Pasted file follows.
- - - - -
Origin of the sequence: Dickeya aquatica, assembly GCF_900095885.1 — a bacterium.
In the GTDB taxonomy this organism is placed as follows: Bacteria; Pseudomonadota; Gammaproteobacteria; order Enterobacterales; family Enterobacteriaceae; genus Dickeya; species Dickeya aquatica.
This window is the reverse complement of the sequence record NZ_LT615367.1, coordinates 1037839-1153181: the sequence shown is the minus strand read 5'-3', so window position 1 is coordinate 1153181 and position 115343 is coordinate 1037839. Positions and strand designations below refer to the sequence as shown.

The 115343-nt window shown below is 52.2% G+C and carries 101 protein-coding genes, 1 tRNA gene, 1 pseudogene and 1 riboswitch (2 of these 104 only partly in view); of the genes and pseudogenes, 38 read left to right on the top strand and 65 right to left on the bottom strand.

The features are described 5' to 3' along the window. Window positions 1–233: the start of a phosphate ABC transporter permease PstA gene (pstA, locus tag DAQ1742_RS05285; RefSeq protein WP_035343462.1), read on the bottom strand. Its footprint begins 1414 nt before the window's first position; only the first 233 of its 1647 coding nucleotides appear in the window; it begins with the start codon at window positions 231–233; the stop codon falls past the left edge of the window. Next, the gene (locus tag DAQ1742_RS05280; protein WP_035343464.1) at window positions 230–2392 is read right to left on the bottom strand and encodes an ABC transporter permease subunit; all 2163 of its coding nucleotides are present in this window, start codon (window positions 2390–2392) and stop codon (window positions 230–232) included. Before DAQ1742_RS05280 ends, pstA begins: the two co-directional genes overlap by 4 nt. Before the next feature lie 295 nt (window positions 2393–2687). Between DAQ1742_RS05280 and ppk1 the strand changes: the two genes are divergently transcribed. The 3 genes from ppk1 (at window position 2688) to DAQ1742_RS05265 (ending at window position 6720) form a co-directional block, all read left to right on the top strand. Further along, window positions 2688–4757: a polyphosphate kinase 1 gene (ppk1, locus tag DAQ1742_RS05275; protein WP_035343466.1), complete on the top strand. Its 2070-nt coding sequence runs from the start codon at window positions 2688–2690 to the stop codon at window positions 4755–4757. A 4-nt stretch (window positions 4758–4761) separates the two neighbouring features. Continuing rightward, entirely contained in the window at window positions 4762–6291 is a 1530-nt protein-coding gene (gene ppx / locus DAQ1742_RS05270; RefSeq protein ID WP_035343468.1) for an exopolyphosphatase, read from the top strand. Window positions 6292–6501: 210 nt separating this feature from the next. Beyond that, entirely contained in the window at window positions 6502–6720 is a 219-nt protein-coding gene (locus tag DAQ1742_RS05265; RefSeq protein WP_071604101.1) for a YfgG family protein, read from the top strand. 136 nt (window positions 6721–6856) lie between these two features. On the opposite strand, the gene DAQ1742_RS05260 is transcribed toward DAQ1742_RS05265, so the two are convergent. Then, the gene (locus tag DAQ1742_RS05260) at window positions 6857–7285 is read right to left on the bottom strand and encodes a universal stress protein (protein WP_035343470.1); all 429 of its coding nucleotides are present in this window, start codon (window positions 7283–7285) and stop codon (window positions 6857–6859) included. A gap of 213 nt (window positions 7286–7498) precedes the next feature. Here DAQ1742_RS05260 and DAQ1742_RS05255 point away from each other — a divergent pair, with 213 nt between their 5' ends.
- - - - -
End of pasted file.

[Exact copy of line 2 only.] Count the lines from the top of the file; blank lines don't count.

In the GTDB taxonomy this organism is placed as follows: Bacteria; Pseudomonadota; Gammaproteobacteria; order Enterobacterales; family Enterobacteriaceae; genus Dickeya; species Dickeya aquatica.